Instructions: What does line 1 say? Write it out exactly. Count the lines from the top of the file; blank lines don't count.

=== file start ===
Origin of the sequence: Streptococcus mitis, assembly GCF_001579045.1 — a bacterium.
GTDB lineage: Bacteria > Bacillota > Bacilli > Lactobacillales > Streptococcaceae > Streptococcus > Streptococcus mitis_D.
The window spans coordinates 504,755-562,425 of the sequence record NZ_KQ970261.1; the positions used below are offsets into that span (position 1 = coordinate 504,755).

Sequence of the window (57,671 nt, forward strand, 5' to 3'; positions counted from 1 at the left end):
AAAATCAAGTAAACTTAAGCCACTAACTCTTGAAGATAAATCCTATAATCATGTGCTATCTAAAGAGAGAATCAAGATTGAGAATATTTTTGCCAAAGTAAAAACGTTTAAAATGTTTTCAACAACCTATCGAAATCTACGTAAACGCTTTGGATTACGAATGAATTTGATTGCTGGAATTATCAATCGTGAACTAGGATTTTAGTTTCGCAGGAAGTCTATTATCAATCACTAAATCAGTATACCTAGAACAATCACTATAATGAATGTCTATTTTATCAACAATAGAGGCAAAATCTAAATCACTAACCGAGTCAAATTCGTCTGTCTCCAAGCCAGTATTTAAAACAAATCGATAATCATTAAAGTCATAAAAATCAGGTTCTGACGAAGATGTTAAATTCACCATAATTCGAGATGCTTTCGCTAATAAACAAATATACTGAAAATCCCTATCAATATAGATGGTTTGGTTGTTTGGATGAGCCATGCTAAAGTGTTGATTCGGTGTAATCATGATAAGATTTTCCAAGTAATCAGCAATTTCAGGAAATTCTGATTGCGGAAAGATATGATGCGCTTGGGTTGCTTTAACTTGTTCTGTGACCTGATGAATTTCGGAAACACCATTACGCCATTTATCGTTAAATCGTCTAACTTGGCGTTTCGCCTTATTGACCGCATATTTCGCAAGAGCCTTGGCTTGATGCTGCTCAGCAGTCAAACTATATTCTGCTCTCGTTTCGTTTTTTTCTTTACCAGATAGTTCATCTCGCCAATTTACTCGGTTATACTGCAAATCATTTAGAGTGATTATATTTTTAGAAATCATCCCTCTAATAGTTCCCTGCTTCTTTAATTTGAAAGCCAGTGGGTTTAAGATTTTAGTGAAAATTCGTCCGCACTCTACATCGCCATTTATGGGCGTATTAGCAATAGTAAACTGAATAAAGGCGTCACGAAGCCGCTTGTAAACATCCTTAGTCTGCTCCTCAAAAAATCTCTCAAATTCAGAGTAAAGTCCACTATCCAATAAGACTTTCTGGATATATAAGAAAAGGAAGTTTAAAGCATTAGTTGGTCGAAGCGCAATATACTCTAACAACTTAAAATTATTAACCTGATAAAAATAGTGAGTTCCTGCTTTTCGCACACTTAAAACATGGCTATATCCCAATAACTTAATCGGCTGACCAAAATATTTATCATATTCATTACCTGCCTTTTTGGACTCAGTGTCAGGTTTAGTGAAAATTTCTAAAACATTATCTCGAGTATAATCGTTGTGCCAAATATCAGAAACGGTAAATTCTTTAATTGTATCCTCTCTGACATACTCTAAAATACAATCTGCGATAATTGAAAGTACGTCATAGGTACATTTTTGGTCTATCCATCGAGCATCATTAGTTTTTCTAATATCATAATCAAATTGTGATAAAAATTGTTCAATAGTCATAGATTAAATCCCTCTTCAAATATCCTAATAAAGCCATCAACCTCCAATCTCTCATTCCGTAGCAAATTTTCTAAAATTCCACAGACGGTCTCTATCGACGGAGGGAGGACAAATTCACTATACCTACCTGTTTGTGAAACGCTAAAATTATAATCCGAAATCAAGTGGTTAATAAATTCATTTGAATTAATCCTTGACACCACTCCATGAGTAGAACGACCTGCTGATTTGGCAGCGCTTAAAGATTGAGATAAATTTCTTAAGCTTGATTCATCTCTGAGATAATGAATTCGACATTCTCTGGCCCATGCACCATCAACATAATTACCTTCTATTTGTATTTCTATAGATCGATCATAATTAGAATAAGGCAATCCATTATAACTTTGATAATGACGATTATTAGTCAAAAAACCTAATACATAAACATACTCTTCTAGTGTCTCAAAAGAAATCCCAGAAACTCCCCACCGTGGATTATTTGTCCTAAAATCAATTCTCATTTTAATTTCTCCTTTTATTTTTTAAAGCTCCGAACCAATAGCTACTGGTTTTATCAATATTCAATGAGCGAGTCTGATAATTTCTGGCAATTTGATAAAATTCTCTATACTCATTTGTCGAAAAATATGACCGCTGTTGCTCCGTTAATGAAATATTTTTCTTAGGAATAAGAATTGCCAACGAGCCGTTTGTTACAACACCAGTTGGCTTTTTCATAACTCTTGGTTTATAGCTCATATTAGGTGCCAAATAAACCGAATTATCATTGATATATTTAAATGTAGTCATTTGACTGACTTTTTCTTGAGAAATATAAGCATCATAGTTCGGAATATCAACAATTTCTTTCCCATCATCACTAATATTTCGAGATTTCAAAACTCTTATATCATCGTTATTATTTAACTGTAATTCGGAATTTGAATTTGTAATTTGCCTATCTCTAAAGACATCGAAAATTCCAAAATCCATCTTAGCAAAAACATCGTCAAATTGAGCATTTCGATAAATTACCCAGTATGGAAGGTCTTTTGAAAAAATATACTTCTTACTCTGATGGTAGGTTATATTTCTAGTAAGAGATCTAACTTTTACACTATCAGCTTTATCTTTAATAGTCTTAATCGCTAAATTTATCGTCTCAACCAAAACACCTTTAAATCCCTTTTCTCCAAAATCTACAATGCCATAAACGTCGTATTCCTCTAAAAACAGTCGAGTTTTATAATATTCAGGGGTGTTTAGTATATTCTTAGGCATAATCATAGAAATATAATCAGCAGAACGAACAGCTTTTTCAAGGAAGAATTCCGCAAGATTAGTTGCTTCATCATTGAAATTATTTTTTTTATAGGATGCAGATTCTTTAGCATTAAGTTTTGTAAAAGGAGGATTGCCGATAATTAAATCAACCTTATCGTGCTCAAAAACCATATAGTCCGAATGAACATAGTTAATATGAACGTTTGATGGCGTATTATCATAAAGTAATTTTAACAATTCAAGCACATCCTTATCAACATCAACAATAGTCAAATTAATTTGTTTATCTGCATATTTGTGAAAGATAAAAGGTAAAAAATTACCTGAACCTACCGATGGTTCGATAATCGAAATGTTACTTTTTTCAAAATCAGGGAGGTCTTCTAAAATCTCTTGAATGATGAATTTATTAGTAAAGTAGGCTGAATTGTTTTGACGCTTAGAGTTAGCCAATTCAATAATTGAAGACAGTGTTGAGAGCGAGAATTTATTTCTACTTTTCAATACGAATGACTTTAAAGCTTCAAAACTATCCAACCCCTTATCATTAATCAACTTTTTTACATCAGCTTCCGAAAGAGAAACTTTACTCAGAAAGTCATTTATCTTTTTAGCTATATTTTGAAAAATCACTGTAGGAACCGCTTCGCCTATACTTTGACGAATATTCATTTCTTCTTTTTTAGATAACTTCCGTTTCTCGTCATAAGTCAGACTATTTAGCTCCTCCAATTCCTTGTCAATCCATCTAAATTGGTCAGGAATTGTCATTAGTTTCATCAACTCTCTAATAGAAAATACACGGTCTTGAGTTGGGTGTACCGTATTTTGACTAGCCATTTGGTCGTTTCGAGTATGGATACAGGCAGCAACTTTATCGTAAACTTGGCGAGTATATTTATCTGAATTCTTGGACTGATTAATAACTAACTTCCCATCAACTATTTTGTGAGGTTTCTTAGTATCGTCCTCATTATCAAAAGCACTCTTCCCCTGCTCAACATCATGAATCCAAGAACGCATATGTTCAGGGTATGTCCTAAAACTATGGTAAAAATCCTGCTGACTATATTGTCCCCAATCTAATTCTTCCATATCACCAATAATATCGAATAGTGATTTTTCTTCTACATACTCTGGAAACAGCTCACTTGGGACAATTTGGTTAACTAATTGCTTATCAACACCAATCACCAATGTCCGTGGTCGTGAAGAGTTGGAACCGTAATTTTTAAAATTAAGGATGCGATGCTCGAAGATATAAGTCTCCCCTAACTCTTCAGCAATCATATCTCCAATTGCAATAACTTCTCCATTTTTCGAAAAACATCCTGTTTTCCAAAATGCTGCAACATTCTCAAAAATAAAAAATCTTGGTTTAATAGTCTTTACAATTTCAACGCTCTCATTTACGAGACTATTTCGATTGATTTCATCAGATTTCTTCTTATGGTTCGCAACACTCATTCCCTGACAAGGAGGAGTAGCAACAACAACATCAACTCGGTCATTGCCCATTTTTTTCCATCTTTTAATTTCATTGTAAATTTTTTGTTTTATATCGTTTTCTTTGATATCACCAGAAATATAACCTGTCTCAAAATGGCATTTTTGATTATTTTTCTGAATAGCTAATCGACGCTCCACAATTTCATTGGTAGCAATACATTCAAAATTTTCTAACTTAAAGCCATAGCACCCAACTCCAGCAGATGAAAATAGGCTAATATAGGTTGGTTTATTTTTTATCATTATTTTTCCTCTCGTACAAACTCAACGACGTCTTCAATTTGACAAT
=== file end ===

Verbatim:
Origin of the sequence: Streptococcus mitis, assembly GCF_001579045.1 — a bacterium.